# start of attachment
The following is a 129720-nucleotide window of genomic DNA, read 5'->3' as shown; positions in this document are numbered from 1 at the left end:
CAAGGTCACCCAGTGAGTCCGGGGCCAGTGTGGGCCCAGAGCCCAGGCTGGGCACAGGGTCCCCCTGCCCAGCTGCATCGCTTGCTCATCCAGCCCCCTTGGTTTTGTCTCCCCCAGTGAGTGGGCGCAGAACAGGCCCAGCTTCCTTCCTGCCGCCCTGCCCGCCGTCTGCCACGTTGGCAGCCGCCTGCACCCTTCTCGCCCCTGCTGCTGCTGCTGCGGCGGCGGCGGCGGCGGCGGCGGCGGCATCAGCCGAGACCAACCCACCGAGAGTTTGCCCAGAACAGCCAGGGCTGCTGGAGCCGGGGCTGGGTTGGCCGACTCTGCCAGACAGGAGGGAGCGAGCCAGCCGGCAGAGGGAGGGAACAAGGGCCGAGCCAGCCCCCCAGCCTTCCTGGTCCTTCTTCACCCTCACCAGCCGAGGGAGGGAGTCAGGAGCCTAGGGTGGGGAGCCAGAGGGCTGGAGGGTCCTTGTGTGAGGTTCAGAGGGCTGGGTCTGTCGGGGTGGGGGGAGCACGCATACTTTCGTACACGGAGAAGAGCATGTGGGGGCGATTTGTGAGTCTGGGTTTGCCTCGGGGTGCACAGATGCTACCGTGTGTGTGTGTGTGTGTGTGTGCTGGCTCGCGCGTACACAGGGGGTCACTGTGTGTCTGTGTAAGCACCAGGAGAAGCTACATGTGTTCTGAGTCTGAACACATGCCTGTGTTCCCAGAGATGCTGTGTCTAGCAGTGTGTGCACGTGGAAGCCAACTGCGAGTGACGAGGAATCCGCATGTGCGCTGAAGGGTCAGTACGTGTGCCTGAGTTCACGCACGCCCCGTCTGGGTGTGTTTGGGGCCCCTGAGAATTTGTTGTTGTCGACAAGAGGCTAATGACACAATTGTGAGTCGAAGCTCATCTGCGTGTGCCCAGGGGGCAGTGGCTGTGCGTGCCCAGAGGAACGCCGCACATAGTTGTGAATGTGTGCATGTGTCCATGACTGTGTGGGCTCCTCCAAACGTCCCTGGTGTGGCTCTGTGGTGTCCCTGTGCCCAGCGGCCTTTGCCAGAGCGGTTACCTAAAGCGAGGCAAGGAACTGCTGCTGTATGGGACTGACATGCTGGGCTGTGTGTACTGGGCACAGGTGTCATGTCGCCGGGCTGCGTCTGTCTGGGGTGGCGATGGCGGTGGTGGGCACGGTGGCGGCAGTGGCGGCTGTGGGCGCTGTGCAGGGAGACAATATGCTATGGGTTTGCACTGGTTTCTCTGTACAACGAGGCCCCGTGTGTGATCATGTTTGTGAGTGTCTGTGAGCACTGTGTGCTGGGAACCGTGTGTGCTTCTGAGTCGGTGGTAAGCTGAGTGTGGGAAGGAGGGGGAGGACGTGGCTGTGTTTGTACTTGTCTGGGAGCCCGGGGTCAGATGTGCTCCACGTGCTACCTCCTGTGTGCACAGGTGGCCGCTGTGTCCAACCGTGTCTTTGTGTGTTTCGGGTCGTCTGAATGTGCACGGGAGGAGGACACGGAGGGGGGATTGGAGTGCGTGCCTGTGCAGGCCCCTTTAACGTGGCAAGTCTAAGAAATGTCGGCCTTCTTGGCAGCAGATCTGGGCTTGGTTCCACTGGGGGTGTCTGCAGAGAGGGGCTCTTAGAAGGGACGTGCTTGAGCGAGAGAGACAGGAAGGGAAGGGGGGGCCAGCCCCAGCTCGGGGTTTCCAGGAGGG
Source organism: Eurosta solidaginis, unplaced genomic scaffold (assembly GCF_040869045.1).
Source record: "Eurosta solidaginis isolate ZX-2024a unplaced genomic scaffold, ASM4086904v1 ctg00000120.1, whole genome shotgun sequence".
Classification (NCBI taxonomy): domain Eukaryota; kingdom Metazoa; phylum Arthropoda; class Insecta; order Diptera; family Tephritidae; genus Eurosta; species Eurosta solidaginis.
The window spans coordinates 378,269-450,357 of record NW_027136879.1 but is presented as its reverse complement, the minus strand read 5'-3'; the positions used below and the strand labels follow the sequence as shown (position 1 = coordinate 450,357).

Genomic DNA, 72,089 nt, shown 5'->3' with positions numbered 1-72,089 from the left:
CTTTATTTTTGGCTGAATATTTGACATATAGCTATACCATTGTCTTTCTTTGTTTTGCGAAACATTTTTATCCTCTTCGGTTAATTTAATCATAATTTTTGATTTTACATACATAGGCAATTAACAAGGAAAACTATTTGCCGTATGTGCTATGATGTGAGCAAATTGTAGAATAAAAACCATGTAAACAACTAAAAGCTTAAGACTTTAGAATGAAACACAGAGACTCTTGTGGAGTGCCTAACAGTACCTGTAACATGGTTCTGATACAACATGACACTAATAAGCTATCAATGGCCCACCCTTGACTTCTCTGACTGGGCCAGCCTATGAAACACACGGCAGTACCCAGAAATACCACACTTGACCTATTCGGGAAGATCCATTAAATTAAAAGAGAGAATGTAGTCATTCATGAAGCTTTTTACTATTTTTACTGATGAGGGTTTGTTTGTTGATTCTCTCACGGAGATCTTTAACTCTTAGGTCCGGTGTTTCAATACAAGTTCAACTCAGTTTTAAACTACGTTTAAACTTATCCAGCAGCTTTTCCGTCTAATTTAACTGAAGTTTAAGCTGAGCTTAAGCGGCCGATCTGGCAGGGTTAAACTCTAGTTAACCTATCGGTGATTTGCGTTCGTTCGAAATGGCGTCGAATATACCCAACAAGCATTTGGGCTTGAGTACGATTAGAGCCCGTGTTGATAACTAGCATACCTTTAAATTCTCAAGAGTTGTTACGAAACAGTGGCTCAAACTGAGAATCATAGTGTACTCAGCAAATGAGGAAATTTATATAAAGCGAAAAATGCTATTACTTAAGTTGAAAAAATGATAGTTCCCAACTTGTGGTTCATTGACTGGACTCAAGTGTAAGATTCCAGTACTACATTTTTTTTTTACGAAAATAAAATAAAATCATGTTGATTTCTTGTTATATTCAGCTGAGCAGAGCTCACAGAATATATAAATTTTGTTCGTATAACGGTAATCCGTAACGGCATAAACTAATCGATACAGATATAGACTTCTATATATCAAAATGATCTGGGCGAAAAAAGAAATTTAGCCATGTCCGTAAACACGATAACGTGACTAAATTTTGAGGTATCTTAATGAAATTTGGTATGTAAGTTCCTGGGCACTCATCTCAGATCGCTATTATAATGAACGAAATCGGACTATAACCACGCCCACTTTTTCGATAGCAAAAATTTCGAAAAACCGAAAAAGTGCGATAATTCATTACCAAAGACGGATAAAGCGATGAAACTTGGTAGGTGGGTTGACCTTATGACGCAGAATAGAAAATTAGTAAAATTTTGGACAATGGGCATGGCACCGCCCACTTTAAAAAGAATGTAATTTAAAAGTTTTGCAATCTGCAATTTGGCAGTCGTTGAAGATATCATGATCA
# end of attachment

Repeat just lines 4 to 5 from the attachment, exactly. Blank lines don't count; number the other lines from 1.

Source record: "Eurosta solidaginis isolate ZX-2024a unplaced genomic scaffold, ASM4086904v1 ctg00000120.1, whole genome shotgun sequence".
Classification (NCBI taxonomy): domain Eukaryota; kingdom Metazoa; phylum Arthropoda; class Insecta; order Diptera; family Tephritidae; genus Eurosta; species Eurosta solidaginis.